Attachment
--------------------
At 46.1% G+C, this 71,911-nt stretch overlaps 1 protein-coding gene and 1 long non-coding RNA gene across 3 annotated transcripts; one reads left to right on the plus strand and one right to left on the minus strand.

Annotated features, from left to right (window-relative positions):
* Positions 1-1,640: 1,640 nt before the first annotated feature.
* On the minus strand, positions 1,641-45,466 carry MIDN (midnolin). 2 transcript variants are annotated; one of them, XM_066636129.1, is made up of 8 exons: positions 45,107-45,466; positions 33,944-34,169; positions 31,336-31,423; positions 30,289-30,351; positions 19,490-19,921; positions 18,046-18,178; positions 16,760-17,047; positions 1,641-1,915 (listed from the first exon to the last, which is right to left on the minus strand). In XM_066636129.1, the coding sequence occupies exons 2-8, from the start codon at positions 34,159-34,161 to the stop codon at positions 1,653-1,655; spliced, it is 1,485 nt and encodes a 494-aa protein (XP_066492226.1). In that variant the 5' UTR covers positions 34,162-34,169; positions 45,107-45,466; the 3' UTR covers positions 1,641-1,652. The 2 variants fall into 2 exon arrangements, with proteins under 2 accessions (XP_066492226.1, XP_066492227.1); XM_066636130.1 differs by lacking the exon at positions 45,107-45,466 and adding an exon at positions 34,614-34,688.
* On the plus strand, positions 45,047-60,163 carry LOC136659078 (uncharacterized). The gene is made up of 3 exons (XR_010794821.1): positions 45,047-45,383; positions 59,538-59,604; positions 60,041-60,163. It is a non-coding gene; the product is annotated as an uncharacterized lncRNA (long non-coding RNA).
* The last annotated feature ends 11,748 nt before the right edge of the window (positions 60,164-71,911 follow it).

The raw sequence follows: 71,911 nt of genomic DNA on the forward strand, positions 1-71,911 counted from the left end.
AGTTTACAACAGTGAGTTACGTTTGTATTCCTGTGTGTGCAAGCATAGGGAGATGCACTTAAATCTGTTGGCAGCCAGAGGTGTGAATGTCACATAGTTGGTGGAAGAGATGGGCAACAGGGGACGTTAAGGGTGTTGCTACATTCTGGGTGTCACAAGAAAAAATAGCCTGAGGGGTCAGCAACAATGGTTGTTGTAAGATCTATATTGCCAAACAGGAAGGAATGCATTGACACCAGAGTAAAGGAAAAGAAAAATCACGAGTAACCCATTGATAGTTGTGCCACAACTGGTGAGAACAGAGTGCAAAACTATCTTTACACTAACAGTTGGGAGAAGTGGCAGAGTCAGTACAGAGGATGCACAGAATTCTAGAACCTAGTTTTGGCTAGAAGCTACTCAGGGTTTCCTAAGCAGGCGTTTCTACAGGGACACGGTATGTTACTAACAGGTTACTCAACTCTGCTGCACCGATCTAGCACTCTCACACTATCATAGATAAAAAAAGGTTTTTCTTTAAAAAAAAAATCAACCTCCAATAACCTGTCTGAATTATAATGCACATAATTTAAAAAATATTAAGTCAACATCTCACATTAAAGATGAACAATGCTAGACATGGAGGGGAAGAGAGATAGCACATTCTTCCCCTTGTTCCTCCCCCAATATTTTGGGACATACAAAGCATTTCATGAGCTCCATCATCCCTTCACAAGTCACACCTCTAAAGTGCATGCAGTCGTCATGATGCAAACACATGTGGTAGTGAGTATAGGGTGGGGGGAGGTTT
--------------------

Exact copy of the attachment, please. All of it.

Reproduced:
At 46.1% G+C, this 71,911-nt stretch overlaps 1 protein-coding gene and 1 long non-coding RNA gene across 3 annotated transcripts; one reads left to right on the plus strand and one right to left on the minus strand.

Annotated features, from left to right (window-relative positions):
* Positions 1-1,640: 1,640 nt before the first annotated feature.
* On the minus strand, positions 1,641-45,466 carry MIDN (midnolin). 2 transcript variants are annotated; one of them, XM_066636129.1, is made up of 8 exons: positions 45,107-45,466; positions 33,944-34,169; positions 31,336-31,423; positions 30,289-30,351; positions 19,490-19,921; positions 18,046-18,178; positions 16,760-17,047; positions 1,641-1,915 (listed from the first exon to the last, which is right to left on the minus strand). In XM_066636129.1, the coding sequence occupies exons 2-8, from the start codon at positions 34,159-34,161 to the stop codon at positions 1,653-1,655; spliced, it is 1,485 nt and encodes a 494-aa protein (XP_066492226.1). In that variant the 5' UTR covers positions 34,162-34,169; positions 45,107-45,466; the 3' UTR covers positions 1,641-1,652. The 2 variants fall into 2 exon arrangements, with proteins under 2 accessions (XP_066492226.1, XP_066492227.1); XM_066636130.1 differs by lacking the exon at positions 45,107-45,466 and adding an exon at positions 34,614-34,688.
* On the plus strand, positions 45,047-60,163 carry LOC136659078 (uncharacterized). The gene is made up of 3 exons (XR_010794821.1): positions 45,047-45,383; positions 59,538-59,604; positions 60,041-60,163. It is a non-coding gene; the product is annotated as an uncharacterized lncRNA (long non-coding RNA).
* The last annotated feature ends 11,748 nt before the right edge of the window (positions 60,164-71,911 follow it).

The raw sequence follows: 71,911 nt of genomic DNA on the forward strand, positions 1-71,911 counted from the left end.
AGTTTACAACAGTGAGTTACGTTTGTATTCCTGTGTGTGCAAGCATAGGGAGATGCACTTAAATCTGTTGGCAGCCAGAGGTGTGAATGTCACATAGTTGGTGGAAGAGATGGGCAACAGGGGACGTTAAGGGTGTTGCTACATTCTGGGTGTCACAAGAAAAAATAGCCTGAGGGGTCAGCAACAATGGTTGTTGTAAGATCTATATTGCCAAACAGGAAGGAATGCATTGACACCAGAGTAAAGGAAAAGAAAAATCACGAGTAACCCATTGATAGTTGTGCCACAACTGGTGAGAACAGAGTGCAAAACTATCTTTACACTAACAGTTGGGAGAAGTGGCAGAGTCAGTACAGAGGATGCACAGAATTCTAGAACCTAGTTTTGGCTAGAAGCTACTCAGGGTTTCCTAAGCAGGCGTTTCTACAGGGACACGGTATGTTACTAACAGGTTACTCAACTCTGCTGCACCGATCTAGCACTCTCACACTATCATAGATAAAAAAAGGTTTTTCTTTAAAAAAAAAATCAACCTCCAATAACCTGTCTGAATTATAATGCACATAATTTAAAAAATATTAAGTCAACATCTCACATTAAAGATGAACAATGCTAGACATGGAGGGGAAGAGAGATAGCACATTCTTCCCCTTGTTCCTCCCCCAATATTTTGGGACATACAAAGCATTTCATGAGCTCCATCATCCCTTCACAAGTCACACCTCTAAAGTGCATGCAGTCGTCATGATGCAAACACATGTGGTAGTGAGTATAGGGTGGGGGGAGGTTT